Rehap’s latest developments in creating novel materials from agoforestry waste for use in the construction industry were presented at the 8th Nordic Wood Biorefinery Conference in October.

The Nordic Wood Biorefinery Conference (NWBC), the leading meeting forum for wood biorefinery professions, took place at the Scandic Marina Congress Centre in Helsinki, Finland on the 23-25 October 2018, hosted by VTT.

Karel De Winter, team leader in bioprocessing at Bio Base Europe Pilot Plant (BBEPP) and his colleagues presented the poster, “Creating novel materials from agricultural and forestry waste” as part of the Rehap project.

BBEPP, partner of Rehap, is tasked with developing and scaling-up new or existing bio-based and sustainable processes to an industrial level. The research that was presented at NWBC focused on the extraction of tannins, lignin and carbohydrates from spruce bark. A detailed study on soda cooking and the subsequent isolation of lignin was completed before the processes were scaled.

The poster explained the soda cooking process and the precipitation of lignin. The soda cooking conditions were originated and developed by VTT, the latter was further developed by BBEPP and some optimisation on how to isolate the lignin took place. The poster presents some of these results.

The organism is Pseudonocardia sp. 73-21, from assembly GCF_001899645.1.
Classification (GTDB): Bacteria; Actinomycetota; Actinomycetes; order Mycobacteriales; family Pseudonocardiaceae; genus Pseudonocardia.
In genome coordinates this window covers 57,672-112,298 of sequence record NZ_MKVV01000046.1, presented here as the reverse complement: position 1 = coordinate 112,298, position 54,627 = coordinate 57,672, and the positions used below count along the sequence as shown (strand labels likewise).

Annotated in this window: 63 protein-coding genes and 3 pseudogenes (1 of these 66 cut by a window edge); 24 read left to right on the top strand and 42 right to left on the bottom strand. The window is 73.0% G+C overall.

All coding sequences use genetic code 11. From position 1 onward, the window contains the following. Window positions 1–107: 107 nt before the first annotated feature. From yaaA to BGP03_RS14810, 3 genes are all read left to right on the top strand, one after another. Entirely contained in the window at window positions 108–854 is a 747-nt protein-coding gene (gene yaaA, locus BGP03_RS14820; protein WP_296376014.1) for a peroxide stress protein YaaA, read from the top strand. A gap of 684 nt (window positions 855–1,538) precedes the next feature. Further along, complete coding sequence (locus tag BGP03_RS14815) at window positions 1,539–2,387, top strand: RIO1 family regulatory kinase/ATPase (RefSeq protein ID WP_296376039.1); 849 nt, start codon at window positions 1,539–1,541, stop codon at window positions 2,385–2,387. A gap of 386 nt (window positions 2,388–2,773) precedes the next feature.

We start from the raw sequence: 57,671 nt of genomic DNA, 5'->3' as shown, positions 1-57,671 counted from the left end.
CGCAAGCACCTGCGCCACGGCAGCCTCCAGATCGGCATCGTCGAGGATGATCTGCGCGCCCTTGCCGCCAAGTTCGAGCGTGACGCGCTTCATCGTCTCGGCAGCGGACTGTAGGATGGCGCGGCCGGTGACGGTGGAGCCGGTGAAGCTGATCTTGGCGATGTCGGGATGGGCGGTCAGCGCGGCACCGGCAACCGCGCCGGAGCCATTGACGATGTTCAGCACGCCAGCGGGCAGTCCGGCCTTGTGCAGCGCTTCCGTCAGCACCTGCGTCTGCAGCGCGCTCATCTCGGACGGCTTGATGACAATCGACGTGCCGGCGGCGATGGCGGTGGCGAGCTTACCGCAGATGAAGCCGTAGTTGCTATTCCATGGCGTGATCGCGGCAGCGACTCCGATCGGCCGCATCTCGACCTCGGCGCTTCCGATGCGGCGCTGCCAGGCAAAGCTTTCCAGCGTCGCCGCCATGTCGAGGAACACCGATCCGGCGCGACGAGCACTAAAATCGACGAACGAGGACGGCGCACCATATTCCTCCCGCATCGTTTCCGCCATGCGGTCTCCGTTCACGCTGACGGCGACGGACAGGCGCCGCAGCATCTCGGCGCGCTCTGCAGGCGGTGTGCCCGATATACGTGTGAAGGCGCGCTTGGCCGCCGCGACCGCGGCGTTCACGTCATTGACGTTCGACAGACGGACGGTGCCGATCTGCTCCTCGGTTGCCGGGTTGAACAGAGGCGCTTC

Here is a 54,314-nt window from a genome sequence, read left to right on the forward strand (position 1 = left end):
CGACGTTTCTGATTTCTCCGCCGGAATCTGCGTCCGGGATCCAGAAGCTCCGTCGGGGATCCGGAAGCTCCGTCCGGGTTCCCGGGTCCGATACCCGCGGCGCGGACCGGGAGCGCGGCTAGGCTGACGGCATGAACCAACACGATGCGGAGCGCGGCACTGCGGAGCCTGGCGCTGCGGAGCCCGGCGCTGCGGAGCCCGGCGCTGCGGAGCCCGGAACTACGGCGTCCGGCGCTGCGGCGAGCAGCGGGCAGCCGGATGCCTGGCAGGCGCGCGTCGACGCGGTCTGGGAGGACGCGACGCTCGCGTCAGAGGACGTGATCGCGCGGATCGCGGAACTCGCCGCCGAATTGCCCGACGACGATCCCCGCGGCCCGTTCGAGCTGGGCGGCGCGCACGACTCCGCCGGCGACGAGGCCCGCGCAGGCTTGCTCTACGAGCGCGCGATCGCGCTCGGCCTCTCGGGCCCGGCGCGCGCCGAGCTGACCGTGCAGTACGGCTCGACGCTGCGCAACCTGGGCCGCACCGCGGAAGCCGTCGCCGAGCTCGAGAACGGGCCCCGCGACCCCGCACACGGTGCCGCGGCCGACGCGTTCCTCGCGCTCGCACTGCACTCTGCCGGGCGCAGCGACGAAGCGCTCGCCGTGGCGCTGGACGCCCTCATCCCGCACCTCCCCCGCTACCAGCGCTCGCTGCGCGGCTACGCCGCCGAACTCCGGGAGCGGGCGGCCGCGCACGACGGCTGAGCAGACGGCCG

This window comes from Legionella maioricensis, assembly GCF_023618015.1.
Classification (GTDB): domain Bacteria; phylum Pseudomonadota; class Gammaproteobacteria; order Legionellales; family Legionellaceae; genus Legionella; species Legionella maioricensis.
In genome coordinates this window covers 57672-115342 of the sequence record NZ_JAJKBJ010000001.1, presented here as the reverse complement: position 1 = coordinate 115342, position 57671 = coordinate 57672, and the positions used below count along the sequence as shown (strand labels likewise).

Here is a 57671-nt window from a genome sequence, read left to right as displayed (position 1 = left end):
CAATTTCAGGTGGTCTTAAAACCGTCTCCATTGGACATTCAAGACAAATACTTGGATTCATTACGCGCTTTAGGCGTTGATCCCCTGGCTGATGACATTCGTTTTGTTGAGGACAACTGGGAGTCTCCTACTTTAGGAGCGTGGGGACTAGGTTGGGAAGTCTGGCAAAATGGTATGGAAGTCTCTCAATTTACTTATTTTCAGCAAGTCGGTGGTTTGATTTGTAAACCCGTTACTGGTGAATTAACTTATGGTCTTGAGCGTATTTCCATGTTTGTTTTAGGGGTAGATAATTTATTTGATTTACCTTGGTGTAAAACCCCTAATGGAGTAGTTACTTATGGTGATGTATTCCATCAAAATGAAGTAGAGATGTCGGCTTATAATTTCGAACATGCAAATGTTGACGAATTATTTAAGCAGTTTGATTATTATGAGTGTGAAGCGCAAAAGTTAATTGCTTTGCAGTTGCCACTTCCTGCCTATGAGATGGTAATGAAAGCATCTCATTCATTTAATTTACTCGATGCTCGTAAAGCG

BBEPP also developed these precipitation and filtration processes at lab scale before testing them at pilot scale, processing 600kg of bark and demonstrating their scalability. Results revealed the amount of lignin available. The poster can be found here.

The Rehap poster was among a turnout of 34 posters at the conference.

The NWBC programme also covered a range of topics in the form of keynotes and talks on forests, dealing with desire and greed in transforming environment; policies and global megatrends; industrial developments in biorefinery; new concepts and applications from wood based raw material; side streams into value-added products; processing and tailoring properties; and the application of these processes.

The conference provided detailed insight from paper and pulping industries, revealing a lot of work being done on the validation of lignin and the use of this material in other industries. There was also a number of discussions on the alternative uses of bark for fuel processes by burning it and using it for energy. For Rehap, this opened up questions as to whether this alternative strategy has place within the project.